A Short History of Romeo and Juliet on Film
One of Shakespeare's so-called "black" plays -- because any company putting on the show will be guaranteed to be "in the black" (turning a profit) -- it's no surprise that "Romeo and Juliet" has proved to be irresistible for filmmakers since the earliest days of the motion picture. With iconic moments such as the balcony scene, the deaths of Tybalt and Mercutio, and taunting of the Nurse, and the final tragic moments in the crypt, the story speaks as much in visual language as it does in Shakespeare's soaring, heartbreaking verse.
The earliest record of the play on film is a French version from around 1900 -- a mere four years after the public exhibition of films began. Early Hollywood also embraced the work. "Perils of Pauline" hero Paul Panzer played Romeo in a 1908 version opposite a young Canadian named Florence Lawrence: Lawrence was unbilled, but her success in that role and others eventually lead her to abandon her contract with Biograph and become the first nationally publicized "movie star" a couple of years later. In 1916, Metro Pictures (with a version starring matinee idol Francis X. Bushman) raced to get their version of the classic to the screen three days before the Fox version (with smoky Theda Bara as Juliet), with spies from both studios apparently engaging in corporate espionage to bring secrets of production from one set to another.
Since then, productions of "Romeo and Juliet" have tended to be high-profile events worthy of the screen's greatest talent. In 1936, MGM, the "Tiffany" of the movie studios, hired George Cukor to direct an all-star version of the film, with reigning MGM queen Norma Shearer and A-list British import Leslie Howard as the title lovers. Never mind that Shearer was 34 years old and Howard 43 at the time; with stage and screen legend John Barrymore as Mercutio and notorious "bad guy" Basil Rathbone as Tybalt, the film received four Academy Award nominations. The 1954 UK version also earned international acclaim, with young Laurence Harvey ("The Manchurian Candidate") starring opposite unknown Susan Shentall -- in her only screen role. With a stable of renowned character actors like Flora Robson, Mervyn Johns, John Gielgud, and Sebastian Cabot in supporting roles, the Renato Castellani- directed version won the Golden Lion at the Venice Film Festival and was named Best Foreign Film by the National Board of Review.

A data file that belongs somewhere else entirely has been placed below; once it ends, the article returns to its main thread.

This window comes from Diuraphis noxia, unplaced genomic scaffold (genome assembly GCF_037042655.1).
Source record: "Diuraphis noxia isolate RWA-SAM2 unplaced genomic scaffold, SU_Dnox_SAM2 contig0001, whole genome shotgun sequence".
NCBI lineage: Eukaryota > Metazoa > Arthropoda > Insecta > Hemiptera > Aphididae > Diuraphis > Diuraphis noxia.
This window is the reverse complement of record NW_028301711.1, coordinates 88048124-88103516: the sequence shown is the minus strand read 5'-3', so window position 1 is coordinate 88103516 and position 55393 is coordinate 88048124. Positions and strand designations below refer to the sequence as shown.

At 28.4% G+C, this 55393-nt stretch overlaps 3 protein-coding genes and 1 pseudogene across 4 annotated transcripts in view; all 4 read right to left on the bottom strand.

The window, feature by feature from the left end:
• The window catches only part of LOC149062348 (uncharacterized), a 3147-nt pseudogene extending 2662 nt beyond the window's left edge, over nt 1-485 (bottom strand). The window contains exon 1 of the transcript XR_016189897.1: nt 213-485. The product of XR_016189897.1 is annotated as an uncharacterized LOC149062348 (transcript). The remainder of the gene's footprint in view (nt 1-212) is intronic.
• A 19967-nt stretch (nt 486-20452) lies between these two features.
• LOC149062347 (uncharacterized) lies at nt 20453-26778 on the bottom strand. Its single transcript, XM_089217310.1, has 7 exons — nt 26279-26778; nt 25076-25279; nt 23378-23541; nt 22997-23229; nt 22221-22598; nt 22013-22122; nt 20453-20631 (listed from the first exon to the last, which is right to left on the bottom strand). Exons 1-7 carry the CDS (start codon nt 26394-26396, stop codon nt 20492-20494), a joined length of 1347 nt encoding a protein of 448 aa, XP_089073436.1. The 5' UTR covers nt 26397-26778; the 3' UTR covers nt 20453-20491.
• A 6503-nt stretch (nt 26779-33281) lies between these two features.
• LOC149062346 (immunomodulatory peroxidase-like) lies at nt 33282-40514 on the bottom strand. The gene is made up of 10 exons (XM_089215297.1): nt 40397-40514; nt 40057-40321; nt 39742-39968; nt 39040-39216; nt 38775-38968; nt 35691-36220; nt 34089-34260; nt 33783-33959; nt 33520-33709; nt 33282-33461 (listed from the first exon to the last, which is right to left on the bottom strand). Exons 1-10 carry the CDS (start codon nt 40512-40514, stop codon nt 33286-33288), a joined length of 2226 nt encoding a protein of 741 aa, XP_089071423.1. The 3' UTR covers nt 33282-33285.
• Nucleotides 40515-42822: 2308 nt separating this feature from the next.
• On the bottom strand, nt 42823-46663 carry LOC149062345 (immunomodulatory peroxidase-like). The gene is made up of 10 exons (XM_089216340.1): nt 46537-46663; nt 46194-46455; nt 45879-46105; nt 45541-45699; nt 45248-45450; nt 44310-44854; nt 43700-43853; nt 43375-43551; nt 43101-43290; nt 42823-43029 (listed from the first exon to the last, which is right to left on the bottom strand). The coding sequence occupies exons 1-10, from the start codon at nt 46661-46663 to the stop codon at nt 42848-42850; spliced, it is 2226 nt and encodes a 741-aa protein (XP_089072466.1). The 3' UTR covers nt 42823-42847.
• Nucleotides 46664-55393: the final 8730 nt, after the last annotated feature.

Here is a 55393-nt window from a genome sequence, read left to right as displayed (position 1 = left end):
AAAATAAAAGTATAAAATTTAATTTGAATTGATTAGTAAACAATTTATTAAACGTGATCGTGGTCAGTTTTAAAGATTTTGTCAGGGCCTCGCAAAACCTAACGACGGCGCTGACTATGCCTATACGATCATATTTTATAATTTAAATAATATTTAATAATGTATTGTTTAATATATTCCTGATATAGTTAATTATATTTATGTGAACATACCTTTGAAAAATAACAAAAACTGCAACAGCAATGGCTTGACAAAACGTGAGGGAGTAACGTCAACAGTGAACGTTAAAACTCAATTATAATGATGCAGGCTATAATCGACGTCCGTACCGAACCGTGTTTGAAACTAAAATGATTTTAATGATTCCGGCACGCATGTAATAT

Perhaps the best-known version of the film to date is the 1968 Itailan / UK co-production directed by Franco Zeffirelli. Featuring two young actors who were very close to the age of the characters, audiences flocked to see Olivia Hussey (15 when the movie was made) and Leonard Whiting (17) as the title characters. In the more modern era, the young lovers' passion was most evident in bedroom scenes that featured glimpses of a nude Hussey: eventually, the scenes generated controversy when Hussey was not allowed to attend the premiere of the film because she was underage, even though she was the one who appeared nude. Still, audiences were probably just as much enthralled by the lush location shooting, period costumes, outstanding supporting performances by Michael York (a cold and villainous Tybalt) and Milo O'Shea (a sympathetic if bumbling Friar Laurence),and the haunting "Love Theme" ("What is a youth, what is a maid...") featured throughout the film. The film earned Academy Awards for Best Cinematography and Best Costume Design, and went on to earn nearly $40 million on a budget of less than $1 million.
More recently, the story was taken up by director Baz Luhrmann in 1996 in "Romeo + Juliet," starring then-youthful sensations Leonardo DiCaprio and Claire Danes. Though well-received and well-regarded, Lurhmann's film drew some criticism for resetting the action in a contemporary beach community meant to resemble Miami, choosing to represent the swordfights as gunplay, and often deliberately highlighting anachronistic elements in both the visual design and soundtrack. Perhaps most significantly, the famous "balcony" scene became a moonlight swim with the two lovers eagerly embracing underwater as opposed to over a suspended trellis. Still, the film earned acclaim from audiences young and old who appreciated the contemporary interpretation, and helped solidify the young Luhrmann's career in anticipation of his widely praised "Moulin Rouge" (2001).
Even when it is not called "Romeo and Juliet," the story of Verona's star-crossed lovers has helped inspire filmmakers and artists. Several ballets are inspired by the play, and every tenth grader knows that the legendary musical "West Side Story" transplants the basic elements of the story to the streets of New York in the 1950s. The Oscar-winning "Shakespeare in Love" centers around the first production of the play in Elizabethan England (a highly fictionalized, but nonetheless enchanting rendering); the play and film "Romanoff and Juliet" imagines the lovers in the Cold War; the imaginative "Romeo Must Die" with Jet Li is a martial-arts version of the familiar story; and most recently, the animated comedy "Gnomeo and Juliet" imagines the lovers as the garden gnomes belonging to two feuding neighbors. Regardless of the filmmakers' unique take, the presence of the story throughout film history is a testament to the story's enduring appeal and ability to entertain in many ways, shapes and forms.
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